Yesterday my mare Zuzka was the last to come back in from the pasture. The two boys came in willingly as they knew it was feeding time. She knew this too, but she loves grazing more than anything, even dinner.
When I came back out to the pasture from taking the last gelding in, she walked toward me and I thought she wanted to come in, but no, she wanted me to walk with her. The horses did not engage in the customary calling out to each other as they usually do, “it’s dinner!” “Come on in!” I walked up the slight hill with her along the fenceline and then she galloped off, up toward some colts that are on the other side of the fence.
I don’t worry about my horse leaving me like that. She feels a call to somewhere else, not right with me at that moment. She is free to go. I know that I can walk up and she will rejoin me. If our other horses are out there with her, she will round them up for me and help bring them in.
The horses love to visit the young colts if they have enough free time out there. I walked up to where she was grazing, in boots that weren’t really intended for such a hike, and she was perfectly willing to come back with me. I had the distinct feeling that because it was such a beautiful evening, with the sun turning the land and air gold, that she had the right idea. Our evenings are getting shorter, it was five o’clock, and soon it will be dark and cold at five. We won’t have moments like this anymore.
I don’t know if horses predict the future as we do, or know the summer and winter, light and dark, as we do, but I suspect they have some measure of it. I was filled with the sense of this moment, this was a moment we needed to take advantage of. If I was late for something, it didn’t matter. I was spending these moments walking with or behind Zuzka, stopped to snatch grass with her, just being together.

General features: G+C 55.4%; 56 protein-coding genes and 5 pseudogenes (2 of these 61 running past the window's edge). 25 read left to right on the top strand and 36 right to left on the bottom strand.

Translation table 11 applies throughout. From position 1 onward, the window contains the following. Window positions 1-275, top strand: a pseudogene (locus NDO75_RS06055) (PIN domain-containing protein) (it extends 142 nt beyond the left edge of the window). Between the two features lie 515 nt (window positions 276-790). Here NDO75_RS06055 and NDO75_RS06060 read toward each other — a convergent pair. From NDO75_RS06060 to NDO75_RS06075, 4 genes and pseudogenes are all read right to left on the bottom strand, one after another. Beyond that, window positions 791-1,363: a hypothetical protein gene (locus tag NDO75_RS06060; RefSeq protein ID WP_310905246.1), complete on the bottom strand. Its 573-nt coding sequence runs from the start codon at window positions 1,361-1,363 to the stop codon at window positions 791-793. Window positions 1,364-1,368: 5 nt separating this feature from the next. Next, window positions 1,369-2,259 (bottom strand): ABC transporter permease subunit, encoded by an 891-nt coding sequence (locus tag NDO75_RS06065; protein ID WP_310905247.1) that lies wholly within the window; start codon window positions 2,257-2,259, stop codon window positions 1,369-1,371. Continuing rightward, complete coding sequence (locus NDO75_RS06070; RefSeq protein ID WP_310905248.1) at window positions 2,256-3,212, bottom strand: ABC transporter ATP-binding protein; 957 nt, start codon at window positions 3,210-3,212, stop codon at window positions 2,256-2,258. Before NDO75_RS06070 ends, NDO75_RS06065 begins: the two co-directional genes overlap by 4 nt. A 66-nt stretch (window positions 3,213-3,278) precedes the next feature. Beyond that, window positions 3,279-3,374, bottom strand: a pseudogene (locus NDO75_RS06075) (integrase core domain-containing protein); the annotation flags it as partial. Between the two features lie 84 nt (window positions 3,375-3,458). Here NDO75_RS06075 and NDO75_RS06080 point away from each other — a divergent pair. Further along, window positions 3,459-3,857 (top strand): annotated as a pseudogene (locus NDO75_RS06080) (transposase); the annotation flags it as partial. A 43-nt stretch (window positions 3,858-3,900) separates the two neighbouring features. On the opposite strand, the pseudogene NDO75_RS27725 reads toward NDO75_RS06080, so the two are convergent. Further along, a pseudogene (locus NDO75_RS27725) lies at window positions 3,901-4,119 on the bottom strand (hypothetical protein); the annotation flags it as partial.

I’ve noticed that my time doing liberty with her is mostly spent in the big pasture, not in an arena. The preliminary liberty work was done in a smaller space, but we soon moved out to the 750-acre pasture. Of all my horses, she is the most wild at heart. This is what feeds her. Sometimes in winter when there are no grasses out there, we go and stand and breathe together, look off at the horizon together. Sometimes I put food out there for her to find. I do this with the others too, but there is something different about the way Zuzka and I connect in the pasture.
When I get busy and don’t spend the time needed with her, she can become remote. When we spend time together in the pasture, afterwards she greets me joyfully, seeks connection.
Since I had been gone several days teaching other horses and people, I think she wanted to extend the time in the pasture for as long as it would last. She wasn’t ready to come in when we reached the gate, so we passed the gate and went up another hill. By walking beside her, mirroring, she came into connection and turned with me to go back down to the gate where I could slip a halter on her.